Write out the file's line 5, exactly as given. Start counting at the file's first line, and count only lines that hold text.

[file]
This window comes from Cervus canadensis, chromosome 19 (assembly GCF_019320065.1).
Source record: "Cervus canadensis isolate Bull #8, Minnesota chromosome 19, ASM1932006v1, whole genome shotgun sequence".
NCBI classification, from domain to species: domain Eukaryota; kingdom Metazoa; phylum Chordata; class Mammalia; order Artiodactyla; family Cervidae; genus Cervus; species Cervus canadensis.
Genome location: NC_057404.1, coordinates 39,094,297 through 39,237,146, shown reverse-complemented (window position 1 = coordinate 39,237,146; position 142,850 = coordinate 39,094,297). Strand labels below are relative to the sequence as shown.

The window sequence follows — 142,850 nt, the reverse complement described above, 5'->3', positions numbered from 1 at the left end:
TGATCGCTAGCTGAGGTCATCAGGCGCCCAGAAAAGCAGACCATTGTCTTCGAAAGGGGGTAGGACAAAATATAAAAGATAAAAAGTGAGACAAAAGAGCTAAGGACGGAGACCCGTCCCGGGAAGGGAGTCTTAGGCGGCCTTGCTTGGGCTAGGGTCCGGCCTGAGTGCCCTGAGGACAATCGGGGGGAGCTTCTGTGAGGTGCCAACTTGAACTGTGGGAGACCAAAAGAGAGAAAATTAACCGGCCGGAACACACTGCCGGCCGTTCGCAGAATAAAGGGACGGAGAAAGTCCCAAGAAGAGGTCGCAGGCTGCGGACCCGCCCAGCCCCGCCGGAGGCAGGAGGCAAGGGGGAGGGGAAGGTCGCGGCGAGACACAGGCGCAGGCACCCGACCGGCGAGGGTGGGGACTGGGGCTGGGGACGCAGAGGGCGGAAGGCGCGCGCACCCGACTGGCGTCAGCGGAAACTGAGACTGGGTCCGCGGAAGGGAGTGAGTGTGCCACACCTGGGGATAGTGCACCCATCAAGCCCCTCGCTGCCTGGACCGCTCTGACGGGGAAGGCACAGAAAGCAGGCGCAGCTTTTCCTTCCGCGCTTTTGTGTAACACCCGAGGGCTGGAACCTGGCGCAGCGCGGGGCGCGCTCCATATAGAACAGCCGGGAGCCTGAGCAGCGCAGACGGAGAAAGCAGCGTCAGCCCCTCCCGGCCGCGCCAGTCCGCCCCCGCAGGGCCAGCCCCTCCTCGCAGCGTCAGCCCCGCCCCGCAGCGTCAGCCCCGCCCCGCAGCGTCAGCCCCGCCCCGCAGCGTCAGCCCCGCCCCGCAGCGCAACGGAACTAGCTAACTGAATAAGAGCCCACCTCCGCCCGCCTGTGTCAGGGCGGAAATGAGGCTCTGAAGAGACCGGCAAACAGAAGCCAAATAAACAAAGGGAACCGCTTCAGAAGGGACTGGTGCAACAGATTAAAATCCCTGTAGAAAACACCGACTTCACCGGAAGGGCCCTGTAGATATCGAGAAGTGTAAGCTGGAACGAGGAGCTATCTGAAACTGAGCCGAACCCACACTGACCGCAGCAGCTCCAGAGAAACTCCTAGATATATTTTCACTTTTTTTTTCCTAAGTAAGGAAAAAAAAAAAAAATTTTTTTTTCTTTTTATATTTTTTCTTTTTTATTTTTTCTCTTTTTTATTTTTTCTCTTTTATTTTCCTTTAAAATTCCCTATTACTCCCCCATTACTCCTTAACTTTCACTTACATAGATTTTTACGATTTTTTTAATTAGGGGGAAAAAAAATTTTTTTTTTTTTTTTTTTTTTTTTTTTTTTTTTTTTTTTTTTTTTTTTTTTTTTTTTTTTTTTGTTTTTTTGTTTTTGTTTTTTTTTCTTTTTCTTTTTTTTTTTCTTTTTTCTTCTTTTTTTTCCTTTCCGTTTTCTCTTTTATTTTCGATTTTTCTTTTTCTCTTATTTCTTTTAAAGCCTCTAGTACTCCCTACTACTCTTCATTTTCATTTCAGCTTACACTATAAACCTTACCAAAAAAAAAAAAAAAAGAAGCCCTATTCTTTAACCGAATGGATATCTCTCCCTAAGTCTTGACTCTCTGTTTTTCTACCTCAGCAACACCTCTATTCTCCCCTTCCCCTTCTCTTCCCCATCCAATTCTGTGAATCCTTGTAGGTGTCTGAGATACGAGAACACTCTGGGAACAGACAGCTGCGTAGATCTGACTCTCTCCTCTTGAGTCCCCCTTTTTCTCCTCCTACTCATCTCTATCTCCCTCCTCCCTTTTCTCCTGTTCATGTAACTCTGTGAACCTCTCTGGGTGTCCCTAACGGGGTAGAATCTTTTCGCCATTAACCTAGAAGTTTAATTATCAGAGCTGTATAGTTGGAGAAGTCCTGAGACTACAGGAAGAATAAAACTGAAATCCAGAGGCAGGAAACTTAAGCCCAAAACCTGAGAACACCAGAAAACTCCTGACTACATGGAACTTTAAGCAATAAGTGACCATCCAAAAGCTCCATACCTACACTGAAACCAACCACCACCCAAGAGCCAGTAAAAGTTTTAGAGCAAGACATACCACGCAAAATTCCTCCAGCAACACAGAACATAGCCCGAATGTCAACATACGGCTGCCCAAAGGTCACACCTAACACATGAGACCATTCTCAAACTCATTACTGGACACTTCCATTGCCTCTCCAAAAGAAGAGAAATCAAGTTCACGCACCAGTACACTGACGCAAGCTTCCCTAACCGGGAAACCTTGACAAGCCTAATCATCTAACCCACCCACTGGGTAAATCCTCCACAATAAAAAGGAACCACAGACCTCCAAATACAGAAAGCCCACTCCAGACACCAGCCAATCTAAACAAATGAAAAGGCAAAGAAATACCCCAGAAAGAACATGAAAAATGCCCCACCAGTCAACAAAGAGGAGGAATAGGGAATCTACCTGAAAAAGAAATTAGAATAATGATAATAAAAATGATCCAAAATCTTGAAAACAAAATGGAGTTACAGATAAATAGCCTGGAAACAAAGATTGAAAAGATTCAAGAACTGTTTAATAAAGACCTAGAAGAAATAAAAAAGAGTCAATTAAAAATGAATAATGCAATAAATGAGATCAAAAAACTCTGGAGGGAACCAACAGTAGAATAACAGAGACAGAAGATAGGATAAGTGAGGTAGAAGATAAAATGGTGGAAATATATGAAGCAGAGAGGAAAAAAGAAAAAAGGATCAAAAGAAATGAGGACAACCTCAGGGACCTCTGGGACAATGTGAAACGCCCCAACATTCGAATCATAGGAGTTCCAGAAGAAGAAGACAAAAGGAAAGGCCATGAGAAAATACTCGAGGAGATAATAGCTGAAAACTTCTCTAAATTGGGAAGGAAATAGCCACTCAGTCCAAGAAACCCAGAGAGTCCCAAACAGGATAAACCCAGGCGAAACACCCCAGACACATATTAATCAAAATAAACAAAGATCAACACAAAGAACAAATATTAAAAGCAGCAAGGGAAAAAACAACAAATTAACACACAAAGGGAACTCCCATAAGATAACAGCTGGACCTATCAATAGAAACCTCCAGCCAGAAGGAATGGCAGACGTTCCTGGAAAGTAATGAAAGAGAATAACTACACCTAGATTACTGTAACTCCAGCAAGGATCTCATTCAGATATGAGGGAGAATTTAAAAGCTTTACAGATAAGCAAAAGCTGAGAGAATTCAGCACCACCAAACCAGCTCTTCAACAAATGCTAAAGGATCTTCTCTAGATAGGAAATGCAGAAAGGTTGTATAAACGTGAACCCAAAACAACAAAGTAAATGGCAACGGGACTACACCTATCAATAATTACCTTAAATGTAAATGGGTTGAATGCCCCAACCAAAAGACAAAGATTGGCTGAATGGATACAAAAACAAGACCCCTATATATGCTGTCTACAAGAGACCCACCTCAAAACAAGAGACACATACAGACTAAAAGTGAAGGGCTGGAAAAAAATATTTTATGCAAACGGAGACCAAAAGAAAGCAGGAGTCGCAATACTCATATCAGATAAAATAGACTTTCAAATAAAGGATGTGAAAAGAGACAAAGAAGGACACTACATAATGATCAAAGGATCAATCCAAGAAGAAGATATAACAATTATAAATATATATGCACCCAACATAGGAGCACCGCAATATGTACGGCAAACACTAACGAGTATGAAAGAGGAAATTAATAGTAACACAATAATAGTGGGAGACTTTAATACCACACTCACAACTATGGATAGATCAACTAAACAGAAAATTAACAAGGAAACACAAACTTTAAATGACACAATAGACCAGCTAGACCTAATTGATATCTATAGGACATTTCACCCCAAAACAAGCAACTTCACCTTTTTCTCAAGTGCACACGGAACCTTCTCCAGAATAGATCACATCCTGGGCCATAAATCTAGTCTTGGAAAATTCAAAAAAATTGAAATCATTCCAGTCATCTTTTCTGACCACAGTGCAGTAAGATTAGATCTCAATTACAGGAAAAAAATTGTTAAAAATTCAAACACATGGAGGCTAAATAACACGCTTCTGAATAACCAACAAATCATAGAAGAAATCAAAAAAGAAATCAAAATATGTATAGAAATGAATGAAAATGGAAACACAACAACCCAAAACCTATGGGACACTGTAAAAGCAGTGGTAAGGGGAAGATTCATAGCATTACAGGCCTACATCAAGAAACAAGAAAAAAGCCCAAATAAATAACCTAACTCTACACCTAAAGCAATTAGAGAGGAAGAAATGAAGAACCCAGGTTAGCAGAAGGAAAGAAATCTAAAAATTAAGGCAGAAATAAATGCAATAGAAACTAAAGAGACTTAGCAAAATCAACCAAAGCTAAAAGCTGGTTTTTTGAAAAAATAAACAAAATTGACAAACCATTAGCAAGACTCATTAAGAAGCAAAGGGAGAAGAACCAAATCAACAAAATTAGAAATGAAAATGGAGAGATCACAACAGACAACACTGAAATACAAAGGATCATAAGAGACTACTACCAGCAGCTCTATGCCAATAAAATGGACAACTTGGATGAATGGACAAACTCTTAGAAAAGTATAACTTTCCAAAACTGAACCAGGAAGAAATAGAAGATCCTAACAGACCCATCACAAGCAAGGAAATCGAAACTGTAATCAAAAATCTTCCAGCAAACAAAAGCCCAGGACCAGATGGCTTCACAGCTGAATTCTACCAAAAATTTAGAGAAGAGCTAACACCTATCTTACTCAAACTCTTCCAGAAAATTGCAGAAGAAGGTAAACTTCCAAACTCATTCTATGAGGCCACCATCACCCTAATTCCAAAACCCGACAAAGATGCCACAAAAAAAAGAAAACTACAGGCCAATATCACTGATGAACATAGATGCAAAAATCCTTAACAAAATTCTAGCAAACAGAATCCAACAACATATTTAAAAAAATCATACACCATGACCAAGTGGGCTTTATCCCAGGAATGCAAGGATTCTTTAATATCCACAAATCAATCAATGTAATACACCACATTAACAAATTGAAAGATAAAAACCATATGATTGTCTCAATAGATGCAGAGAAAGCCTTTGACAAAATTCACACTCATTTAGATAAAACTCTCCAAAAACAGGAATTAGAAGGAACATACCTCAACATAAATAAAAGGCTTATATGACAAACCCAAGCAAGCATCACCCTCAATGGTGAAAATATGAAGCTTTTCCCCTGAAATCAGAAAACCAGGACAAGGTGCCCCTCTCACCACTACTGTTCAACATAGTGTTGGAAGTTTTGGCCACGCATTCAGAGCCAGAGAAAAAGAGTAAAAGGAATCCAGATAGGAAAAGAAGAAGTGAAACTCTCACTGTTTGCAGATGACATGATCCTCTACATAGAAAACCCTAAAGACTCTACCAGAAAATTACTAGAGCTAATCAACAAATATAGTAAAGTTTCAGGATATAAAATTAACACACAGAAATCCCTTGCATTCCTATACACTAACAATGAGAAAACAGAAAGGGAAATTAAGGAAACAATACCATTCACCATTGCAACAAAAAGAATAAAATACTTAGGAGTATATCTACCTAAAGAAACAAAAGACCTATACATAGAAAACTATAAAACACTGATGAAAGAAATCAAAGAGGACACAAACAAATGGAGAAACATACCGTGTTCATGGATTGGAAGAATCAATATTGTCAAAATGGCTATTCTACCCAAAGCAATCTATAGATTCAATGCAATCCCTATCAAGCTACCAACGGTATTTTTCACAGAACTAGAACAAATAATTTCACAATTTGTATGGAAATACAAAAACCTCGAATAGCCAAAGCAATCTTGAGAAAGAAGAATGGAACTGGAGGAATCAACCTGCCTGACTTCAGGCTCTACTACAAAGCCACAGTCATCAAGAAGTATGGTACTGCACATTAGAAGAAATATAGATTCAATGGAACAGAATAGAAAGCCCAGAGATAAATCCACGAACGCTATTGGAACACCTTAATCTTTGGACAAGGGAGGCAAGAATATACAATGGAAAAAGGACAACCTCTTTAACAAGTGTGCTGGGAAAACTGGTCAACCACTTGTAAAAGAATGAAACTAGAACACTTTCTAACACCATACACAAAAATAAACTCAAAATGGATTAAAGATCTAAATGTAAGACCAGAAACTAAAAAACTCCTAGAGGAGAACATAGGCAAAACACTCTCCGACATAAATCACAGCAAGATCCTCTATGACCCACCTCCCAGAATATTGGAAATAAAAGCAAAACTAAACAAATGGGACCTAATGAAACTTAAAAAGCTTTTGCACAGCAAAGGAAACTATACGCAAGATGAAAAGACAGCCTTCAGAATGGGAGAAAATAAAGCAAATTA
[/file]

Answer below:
The window sequence follows — 142,850 nt, the reverse complement described above, 5'->3', positions numbered from 1 at the left end: